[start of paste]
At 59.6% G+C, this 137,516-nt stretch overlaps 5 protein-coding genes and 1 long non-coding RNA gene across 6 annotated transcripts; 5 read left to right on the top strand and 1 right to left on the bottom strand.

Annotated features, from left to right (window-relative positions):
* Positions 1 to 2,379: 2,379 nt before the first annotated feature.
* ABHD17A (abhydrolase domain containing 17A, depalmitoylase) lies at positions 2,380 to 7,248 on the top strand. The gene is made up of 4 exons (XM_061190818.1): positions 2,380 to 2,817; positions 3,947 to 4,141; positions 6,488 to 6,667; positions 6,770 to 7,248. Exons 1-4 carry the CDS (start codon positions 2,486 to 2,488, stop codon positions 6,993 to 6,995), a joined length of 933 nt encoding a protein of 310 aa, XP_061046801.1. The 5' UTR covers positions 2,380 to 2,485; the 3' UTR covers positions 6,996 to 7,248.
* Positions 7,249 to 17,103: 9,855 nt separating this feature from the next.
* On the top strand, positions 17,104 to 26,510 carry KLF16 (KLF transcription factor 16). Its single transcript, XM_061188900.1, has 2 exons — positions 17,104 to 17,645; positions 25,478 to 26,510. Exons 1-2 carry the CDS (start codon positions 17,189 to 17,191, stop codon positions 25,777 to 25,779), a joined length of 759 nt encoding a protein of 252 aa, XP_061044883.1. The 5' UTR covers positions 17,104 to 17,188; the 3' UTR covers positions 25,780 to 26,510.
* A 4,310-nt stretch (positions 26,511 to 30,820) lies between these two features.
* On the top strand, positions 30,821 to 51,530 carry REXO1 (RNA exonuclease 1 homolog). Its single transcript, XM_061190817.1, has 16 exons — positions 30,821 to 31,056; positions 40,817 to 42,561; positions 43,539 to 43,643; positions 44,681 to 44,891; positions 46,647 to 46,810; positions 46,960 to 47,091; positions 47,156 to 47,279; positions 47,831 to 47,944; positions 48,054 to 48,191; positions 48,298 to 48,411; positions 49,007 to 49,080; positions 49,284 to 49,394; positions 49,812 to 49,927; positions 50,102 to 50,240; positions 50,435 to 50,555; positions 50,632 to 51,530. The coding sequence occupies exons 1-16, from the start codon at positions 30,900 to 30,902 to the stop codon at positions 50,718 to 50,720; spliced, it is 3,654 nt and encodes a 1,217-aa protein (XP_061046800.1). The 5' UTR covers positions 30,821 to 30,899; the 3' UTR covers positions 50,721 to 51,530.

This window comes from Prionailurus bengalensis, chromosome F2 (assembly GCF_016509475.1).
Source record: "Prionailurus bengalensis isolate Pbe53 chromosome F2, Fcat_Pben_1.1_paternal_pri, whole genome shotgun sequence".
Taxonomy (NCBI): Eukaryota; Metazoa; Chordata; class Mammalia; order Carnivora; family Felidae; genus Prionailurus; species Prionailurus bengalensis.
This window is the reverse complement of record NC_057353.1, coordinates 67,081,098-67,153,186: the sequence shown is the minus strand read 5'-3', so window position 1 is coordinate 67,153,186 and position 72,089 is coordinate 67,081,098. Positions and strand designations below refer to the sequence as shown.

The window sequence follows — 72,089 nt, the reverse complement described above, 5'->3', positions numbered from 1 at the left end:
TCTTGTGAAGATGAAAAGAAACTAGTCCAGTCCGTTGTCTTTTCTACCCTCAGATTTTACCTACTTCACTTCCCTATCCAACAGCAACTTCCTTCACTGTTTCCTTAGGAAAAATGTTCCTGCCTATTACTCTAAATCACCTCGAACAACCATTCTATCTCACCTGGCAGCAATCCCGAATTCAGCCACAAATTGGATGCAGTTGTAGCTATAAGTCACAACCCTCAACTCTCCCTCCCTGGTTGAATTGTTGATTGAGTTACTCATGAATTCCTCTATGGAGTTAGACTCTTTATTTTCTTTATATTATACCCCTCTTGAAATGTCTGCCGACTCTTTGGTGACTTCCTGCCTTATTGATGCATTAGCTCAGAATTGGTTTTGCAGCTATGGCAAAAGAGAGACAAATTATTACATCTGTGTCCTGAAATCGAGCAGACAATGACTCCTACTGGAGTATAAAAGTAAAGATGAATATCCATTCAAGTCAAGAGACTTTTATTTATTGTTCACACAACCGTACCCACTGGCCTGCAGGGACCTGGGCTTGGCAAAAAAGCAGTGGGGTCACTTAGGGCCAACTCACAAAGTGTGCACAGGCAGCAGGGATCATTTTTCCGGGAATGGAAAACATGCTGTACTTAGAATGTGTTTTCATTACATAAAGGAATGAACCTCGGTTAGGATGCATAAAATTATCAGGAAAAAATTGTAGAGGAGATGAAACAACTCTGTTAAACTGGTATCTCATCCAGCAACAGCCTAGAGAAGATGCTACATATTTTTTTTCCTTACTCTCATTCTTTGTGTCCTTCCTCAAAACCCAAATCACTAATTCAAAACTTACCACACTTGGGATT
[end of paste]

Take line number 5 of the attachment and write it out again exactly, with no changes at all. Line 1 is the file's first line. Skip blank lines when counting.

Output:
* Positions 7,249 to 17,103: 9,855 nt separating this feature from the next.